• Anedotal:  You used a personal experience or an isolated example instead of a sound argument or compelling evidence.
  • Texas sharpshooter:  You cherry-picked a data cluster to suit your argument. or found a pattern to fit a presumption.  (Example:  Climate change deniers zooming in on a small part of the graph and ignoring the trend in the entire data set.)
  • Weak analogy: Analogies use inductive reasoning to compare features of two similar elements. Analogies may be true comparing features of, say, chimpanzees and monkeys; but the more dissimiliar the items, the less reliable the analogy is.
  • Unrepresentative sample: This occurs when the sample is not representative of the population to be generalized to. For example, if I generalize from my family situation (2 adults, 2 children), to the population of Japan, I can assume that half of the adults are Japanese and all the children are female, which is obviously incorrect.
  • Hasty generalization: All conclusions using inductive reasoning may be judged as generalizations. However, a hasty generalization is one that is reached quickly, and so inductive reasoning used without careful consideration may be described as falling victim to the fallacy of hasty generalization.
  • Misleading statistics:You use statistics inappropriately as evidence. Common issues include using statistics that are biased, statistics that are cherry-picked, and statistics that do not relate to the claim.
Texas 
                Sharpshooter

Image credit: Dirk-Jan Hoek (CC-BY).

Twenty-four fallacies

The twenty-four fallacies is the most popular set of fallacies that are taught in universities worldwide. There is a free downloadable colour poster and an interactive website that can help you. The texts are written for native speakers of English, so the vocabulary may be challenging at times. Just use a dictionary to look up the meanings of any unknown words.

Activity 8 Reading

Read the following fallacies extracted from the website above and try to classify them into categories. You can use the four categories presented in this unit or your own categories.

  1. Strawman:  Misrepresenting someone's argument to make it easier to attack.
  2. Slippery slope:  You said that if we allow A to happen, then Z will eventually happen too, therefore A should not happen.
  3. Special pleading:  You moved the goalposts or made up an exception when your claim was shown to be false.
  4. The gambler's fallacy You said that ‘runs’ occur (like getting 7 red numbers in a row at a roulette table), not realizing that each spin (event) is completely independent.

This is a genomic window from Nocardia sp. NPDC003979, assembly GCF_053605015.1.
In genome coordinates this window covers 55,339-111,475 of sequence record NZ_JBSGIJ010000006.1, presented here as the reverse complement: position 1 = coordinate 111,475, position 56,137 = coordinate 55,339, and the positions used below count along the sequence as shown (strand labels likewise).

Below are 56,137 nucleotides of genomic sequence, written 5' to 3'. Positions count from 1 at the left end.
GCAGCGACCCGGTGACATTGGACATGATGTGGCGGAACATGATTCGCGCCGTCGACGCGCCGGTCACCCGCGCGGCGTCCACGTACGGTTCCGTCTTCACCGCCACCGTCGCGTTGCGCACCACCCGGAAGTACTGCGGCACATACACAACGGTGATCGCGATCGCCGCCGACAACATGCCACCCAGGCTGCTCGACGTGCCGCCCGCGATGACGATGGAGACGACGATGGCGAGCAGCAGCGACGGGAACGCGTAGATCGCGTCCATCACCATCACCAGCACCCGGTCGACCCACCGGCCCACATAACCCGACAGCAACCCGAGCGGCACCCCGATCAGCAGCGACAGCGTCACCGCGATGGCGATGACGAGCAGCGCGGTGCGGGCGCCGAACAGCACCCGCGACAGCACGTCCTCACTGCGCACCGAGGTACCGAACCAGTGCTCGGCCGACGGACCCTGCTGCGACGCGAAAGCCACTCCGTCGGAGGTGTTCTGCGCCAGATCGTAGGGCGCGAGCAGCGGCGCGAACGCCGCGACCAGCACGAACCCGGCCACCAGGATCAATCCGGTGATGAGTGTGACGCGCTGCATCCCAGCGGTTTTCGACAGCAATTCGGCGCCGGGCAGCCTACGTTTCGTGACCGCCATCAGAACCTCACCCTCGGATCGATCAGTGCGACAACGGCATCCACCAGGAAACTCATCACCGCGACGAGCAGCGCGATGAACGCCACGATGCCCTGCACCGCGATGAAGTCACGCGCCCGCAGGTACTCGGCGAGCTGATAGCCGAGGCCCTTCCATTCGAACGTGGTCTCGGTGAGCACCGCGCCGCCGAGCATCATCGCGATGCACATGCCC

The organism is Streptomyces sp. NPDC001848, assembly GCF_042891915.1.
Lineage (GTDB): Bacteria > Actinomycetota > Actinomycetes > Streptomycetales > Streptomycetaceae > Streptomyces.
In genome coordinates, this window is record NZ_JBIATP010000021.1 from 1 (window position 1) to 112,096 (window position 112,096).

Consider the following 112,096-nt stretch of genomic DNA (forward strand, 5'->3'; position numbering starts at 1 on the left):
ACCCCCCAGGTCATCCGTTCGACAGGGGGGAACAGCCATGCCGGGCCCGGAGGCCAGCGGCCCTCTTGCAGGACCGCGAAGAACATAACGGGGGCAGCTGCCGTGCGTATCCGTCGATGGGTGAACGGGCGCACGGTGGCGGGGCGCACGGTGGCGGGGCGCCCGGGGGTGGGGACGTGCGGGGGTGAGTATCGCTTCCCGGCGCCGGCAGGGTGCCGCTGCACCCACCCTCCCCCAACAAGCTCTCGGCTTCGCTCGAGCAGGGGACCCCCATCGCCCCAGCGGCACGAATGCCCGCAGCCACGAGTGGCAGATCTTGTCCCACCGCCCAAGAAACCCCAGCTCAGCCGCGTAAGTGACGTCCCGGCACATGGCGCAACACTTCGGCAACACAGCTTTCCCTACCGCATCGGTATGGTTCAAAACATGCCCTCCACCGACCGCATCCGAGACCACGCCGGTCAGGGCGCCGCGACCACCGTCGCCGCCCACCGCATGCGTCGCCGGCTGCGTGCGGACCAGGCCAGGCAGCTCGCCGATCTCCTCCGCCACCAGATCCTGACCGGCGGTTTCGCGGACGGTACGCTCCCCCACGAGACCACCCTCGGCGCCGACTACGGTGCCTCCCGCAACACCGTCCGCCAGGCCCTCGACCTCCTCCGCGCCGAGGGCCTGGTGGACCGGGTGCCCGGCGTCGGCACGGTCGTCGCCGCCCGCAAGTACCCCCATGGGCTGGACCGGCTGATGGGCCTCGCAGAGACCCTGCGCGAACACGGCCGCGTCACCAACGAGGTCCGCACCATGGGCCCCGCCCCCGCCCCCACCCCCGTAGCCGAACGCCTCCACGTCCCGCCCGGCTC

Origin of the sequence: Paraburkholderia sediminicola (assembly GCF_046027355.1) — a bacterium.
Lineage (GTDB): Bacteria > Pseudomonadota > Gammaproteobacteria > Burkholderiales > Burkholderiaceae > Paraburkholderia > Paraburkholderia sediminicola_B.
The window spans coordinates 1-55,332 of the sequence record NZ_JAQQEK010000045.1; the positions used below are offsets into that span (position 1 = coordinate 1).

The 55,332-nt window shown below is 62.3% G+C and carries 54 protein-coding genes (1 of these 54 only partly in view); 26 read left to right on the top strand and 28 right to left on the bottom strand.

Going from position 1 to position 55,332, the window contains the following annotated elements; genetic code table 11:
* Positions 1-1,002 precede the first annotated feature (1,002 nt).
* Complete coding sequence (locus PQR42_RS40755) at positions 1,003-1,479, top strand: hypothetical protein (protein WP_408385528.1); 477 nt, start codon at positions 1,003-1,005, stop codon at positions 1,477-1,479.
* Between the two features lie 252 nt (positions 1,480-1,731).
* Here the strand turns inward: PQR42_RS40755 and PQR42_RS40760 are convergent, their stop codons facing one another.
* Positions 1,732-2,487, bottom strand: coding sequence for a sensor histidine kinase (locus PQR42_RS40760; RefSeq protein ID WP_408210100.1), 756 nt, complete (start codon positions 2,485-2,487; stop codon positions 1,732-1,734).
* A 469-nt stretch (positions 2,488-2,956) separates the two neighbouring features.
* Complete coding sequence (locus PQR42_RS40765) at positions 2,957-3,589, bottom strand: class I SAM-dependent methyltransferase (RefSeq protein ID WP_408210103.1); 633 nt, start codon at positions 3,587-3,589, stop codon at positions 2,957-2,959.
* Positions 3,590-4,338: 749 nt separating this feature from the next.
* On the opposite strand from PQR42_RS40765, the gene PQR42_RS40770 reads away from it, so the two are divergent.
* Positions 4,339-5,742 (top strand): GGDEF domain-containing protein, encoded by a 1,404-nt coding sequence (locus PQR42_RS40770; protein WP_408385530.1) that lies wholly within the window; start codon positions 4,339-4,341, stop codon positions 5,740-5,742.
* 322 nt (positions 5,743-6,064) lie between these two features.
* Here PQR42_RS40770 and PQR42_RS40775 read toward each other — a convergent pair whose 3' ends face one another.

5. black-or-white (aka. False dilemma, False dichtomoy):  You presented two alternative states as the only possibilities, when in fact more possibilities exist (the “grey area”)
  6. False cause:  You presumed that a real or perceived relationship between things means that one is the cause of the other.
  7. Ad hominem (aka. personal attack:  You attacked your opponent’s character or personal traits in an attempt to undermine their argument.  Politicians do this frequently (among many logical fallacies, of course).
  8. Loaded question:  You asked a question that had a presumption built into it so that it couldn't be answered without appearing guilty.
  9. Bandwagon (aka. ad populum):  You appealed to popularity or the fact that many people do something as an attempted form of validation.
  10. Begging the question:  You presented a circular argument in which the conclusion was included in the premise.  (Example:  The Bible is true because God exists, and God exists because the Bible says so, therefore the Bible is true since God exists…)
  11. Appeal to authority:  You said that because an authority thinks something, therefore it must be true.
  12. Appeal to nature:  You argued that because something is natural,it is therefore valid, justified, inevitable, good, or ideal.
  13. Composition/Division: [ = invalid references] You assumed that one part of something has to be applied to all, or other, parts of it; or that the whole must apply to its parts.
  14. Anedotal:  You used a personal experience or an isolated example instead of a sound argument or compelling evidence.
  15. Appeal to emotion: [= rhetorical ploy ] You attempted to manipulate an emotional response in place of valid or compelling argument.
  16. Tu quoque:  You avoided having to engage with criticism by turning it back on the accuser.  You answered criticism with criticism.
  17. Burden of proof:  You said that the burden of proof lies not with the person making the claim, but with someone else to disprove. Extraordinary claims require extraordinary evidence.
  18. No true Scotsman:  You made what could be called an appeal to purity as a way to dismiss relevant criticisms or flows of your argument.
  19. Texas sharpshooter:  You cherry-picked a data cluster to suit your argument. or found a pattern to fit a presumption.  (Example:  Climate change deniers zooming in on a small part of the graph and ignoring the trend in the entire data set.)